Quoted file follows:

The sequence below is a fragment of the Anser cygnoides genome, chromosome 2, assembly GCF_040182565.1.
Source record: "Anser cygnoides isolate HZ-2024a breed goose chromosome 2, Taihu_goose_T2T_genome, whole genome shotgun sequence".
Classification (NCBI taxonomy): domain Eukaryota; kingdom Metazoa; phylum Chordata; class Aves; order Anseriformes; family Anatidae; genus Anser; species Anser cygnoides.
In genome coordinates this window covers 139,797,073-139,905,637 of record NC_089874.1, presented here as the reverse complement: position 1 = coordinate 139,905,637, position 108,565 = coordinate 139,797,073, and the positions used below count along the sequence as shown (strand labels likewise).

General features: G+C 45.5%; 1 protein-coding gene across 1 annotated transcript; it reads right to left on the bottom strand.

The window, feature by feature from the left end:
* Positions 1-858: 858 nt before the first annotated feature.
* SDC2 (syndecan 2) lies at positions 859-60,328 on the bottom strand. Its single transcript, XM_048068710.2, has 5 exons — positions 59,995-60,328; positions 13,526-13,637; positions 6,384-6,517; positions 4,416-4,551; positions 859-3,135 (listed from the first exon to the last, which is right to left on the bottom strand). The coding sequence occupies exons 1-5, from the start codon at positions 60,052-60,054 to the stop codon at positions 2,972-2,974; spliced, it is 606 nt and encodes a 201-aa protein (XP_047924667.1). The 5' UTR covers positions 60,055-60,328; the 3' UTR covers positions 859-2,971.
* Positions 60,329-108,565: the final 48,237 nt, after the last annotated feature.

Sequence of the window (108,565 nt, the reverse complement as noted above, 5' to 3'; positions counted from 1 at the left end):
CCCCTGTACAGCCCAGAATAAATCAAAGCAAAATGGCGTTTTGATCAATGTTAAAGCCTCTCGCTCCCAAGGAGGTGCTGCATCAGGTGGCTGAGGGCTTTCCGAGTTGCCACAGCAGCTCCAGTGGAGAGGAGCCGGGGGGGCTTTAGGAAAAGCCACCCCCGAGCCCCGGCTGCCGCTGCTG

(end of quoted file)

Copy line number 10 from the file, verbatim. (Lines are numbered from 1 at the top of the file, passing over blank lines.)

Sequence of the window (108,565 nt, the reverse complement as noted above, 5' to 3'; positions counted from 1 at the left end):